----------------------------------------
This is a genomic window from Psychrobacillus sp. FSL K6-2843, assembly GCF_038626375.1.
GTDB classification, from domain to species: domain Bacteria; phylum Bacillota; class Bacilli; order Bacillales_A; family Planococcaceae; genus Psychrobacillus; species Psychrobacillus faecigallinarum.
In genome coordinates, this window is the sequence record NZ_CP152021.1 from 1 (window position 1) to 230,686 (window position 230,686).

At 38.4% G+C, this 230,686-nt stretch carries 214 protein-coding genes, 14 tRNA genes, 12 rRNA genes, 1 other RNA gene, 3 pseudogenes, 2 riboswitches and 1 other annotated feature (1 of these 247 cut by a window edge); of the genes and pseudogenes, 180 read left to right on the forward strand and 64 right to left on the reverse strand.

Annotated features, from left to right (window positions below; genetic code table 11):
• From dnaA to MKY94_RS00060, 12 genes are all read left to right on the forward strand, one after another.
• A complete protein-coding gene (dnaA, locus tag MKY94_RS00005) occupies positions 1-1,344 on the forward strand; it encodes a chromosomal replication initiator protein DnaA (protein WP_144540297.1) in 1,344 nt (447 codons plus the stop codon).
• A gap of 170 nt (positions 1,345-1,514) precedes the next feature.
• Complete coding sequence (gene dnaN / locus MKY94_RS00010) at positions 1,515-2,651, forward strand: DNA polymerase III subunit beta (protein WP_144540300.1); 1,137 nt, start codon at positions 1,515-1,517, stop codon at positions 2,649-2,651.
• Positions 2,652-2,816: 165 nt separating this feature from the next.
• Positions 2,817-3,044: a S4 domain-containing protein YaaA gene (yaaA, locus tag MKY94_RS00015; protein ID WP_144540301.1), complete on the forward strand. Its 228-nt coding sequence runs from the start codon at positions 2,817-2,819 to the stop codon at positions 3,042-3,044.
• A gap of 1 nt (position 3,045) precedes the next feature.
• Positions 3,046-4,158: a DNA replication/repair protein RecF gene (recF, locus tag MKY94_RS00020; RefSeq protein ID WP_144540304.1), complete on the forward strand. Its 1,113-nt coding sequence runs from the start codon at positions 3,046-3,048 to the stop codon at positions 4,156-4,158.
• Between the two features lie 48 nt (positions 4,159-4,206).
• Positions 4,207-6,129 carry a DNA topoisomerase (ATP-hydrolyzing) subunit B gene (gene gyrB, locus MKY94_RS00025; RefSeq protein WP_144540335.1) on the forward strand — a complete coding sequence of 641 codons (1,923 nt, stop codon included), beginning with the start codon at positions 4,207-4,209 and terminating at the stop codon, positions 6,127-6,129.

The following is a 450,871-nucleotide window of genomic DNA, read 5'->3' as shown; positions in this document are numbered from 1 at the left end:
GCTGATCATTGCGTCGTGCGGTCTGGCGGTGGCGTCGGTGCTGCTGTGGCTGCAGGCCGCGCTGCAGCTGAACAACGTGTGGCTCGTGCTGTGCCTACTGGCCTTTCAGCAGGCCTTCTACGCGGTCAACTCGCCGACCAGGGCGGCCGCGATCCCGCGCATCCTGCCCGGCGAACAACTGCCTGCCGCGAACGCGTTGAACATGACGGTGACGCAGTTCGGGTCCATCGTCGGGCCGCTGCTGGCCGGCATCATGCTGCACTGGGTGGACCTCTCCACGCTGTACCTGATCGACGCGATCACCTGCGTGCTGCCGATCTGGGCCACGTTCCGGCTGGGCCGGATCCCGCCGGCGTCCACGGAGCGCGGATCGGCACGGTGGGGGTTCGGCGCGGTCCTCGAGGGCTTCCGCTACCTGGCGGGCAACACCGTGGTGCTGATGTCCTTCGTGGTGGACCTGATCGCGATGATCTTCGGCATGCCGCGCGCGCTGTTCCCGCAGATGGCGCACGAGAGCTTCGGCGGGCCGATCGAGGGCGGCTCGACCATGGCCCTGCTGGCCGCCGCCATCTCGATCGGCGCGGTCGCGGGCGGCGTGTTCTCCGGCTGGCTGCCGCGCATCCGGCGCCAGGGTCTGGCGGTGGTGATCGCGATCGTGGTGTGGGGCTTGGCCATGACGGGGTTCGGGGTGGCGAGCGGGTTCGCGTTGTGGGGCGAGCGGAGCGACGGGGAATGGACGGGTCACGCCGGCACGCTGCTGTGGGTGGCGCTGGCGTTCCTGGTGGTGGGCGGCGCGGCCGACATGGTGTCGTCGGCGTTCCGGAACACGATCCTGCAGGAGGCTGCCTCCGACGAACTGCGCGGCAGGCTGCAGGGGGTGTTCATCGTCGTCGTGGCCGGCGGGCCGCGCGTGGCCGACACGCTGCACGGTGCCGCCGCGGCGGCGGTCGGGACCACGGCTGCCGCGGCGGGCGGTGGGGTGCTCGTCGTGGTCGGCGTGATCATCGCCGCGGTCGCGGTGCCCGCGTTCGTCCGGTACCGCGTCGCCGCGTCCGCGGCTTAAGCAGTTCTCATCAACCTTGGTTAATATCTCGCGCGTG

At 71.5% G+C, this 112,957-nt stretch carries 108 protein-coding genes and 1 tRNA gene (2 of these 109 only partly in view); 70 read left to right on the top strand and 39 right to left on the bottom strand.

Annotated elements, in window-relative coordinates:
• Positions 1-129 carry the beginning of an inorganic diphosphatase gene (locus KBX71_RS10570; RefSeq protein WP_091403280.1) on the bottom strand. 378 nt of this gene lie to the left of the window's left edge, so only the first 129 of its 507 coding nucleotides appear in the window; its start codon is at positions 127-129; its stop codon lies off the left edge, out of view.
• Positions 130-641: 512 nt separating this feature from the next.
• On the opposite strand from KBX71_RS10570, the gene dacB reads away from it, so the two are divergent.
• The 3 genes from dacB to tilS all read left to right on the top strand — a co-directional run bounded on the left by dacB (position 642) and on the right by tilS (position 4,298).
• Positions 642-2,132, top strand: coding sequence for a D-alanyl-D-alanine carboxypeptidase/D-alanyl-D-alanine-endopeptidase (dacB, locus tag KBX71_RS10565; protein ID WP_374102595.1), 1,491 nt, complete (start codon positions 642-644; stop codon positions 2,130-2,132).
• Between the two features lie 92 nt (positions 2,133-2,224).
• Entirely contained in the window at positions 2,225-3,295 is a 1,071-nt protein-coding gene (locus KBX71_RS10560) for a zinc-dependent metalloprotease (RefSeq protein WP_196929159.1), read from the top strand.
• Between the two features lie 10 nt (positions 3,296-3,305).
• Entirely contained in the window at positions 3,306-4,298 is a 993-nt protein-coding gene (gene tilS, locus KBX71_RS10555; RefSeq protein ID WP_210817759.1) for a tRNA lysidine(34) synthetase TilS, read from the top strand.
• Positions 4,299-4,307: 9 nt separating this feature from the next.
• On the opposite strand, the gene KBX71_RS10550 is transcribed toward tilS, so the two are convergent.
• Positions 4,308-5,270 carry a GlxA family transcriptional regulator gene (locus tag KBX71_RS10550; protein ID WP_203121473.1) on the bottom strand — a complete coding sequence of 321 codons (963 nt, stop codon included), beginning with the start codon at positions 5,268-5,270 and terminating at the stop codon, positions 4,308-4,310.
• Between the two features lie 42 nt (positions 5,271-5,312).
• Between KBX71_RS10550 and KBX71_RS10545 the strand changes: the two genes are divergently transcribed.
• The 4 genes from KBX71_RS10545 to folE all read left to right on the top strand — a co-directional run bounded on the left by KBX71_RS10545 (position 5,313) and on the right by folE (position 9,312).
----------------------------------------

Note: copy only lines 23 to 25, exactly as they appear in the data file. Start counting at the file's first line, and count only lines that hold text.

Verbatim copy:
• The 3 genes from dacB to tilS all read left to right on the top strand — a co-directional run bounded on the left by dacB (position 642) and on the right by tilS (position 4,298).
• Positions 642-2,132, top strand: coding sequence for a D-alanyl-D-alanine carboxypeptidase/D-alanyl-D-alanine-endopeptidase (dacB, locus tag KBX71_RS10565; protein ID WP_374102595.1), 1,491 nt, complete (start codon positions 642-644; stop codon positions 2,130-2,132).
• Between the two features lie 92 nt (positions 2,133-2,224).